Nakuul Mehta on his #PoemsForHumanity initiative: We have raised about 4 lakh rupees in 2 weeks
For weeks now, Nakuul Mehta has been busy round the clock. Besides juggling daddy duties with his three-month-old son, Sufi, the actor wrote and performed poems under the initiative #PoemsForHumanity. In exchange for people donating to select charities, Mehta would also write original poems on any theme of their choice.
He tells us the past 45 days have been “very tough” in this pandemic. “It started with just seeing so much suffering around, so much pain, anguish and anger. But personally, I’ve been able to turn it around a great deal because of Poems on Democracy last year, which is now being turned into a book. There was no other plan, we’re not poets, we’re writers, actors, filmmakers, storytellers,” he says.
Adding that the quest was to utilise their social media not just to amplify, but add value, the actor continues, “I said to myself, ‘Can I raise money as lots of good people or soldiers are on ground and need ammunition?’. I can’t go on streets and probably volunteer right now, with a very young family.”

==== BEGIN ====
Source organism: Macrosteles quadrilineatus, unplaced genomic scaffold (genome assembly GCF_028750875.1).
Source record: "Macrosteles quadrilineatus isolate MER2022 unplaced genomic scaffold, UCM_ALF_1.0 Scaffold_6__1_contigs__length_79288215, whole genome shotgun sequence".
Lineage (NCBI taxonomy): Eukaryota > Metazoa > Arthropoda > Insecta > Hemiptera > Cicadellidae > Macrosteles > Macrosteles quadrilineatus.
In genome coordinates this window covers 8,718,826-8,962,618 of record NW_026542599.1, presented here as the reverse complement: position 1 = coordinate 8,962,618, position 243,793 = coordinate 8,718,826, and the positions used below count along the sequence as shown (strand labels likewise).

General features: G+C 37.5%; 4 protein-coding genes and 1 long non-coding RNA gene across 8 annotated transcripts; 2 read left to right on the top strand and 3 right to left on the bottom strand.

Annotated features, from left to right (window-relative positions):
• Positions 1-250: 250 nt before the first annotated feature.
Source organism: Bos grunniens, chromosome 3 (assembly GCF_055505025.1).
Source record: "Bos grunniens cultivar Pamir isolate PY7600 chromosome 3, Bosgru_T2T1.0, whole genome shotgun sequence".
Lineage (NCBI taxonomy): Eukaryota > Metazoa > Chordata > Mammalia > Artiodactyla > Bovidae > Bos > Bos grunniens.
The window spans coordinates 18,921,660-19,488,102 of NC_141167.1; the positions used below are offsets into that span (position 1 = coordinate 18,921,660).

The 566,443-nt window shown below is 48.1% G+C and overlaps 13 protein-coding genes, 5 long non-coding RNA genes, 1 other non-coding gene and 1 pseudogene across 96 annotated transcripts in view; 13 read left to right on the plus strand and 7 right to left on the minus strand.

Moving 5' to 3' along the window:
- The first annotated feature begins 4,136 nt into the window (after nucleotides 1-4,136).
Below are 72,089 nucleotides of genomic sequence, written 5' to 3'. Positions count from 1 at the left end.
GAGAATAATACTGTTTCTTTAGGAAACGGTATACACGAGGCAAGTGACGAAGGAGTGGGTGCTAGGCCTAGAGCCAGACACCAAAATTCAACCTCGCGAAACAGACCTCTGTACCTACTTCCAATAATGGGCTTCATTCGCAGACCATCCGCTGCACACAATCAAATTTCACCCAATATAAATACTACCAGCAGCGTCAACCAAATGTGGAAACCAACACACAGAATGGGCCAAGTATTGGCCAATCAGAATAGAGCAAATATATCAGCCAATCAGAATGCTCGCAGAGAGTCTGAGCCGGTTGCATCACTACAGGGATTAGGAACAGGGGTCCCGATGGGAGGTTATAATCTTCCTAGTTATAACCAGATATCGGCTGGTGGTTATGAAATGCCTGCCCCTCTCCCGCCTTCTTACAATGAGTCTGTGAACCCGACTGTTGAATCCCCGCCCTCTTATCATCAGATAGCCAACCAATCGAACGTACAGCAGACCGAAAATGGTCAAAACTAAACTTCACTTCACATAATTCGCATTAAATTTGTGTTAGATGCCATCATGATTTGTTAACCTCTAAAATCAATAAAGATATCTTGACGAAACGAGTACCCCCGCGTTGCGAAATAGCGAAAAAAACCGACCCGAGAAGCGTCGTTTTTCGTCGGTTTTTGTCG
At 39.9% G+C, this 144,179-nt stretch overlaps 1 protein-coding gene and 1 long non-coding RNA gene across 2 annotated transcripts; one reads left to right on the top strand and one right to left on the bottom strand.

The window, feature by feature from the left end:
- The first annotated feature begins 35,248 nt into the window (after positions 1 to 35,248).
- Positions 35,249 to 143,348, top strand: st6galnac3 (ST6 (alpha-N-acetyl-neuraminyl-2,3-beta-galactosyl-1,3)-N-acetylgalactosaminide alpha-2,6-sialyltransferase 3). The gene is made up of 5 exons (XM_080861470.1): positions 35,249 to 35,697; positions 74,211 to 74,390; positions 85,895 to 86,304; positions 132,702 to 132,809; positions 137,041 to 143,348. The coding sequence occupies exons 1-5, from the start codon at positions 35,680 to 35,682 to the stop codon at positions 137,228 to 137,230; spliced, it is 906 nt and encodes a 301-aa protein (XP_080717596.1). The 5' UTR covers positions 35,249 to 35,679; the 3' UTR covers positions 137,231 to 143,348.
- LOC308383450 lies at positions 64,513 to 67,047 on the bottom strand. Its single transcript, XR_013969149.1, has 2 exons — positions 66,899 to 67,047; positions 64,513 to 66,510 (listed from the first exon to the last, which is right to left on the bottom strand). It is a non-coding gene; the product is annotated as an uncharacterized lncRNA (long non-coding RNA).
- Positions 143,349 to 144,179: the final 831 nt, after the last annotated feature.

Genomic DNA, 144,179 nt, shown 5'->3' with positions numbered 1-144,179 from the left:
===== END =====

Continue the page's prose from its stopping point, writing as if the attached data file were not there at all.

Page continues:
Something that started on an impulse has led to a change and the actor reveals that it has become bigger than just being personal poets for people. “We’ve raised about four lakh rupees in the last two weeks, and we’ve been writing, narrating poems like never before,” he says.
The initiative took off, and an overwhelmed Mehta admits he wasn’t expecting so many requests at all.
“The thought was to use our art to make it therapy for some people. But, what we didn’t expect was the amount of people who write to us and share intimate details of loss and suffering — someone wrote about losing both parents, someone lost their best friend, someone lost someone due to lung cancer,” the actor shares, confessing that he never thought he’d be able to respond to mails with a “sense of compassion and understanding”.
Mehta explains, “As important writing and narrating poems has been for us, equally important has been all the mails which people sent to us in great confidence. If words could even do justice to what these people have gone through was also the drive behind this initiative.”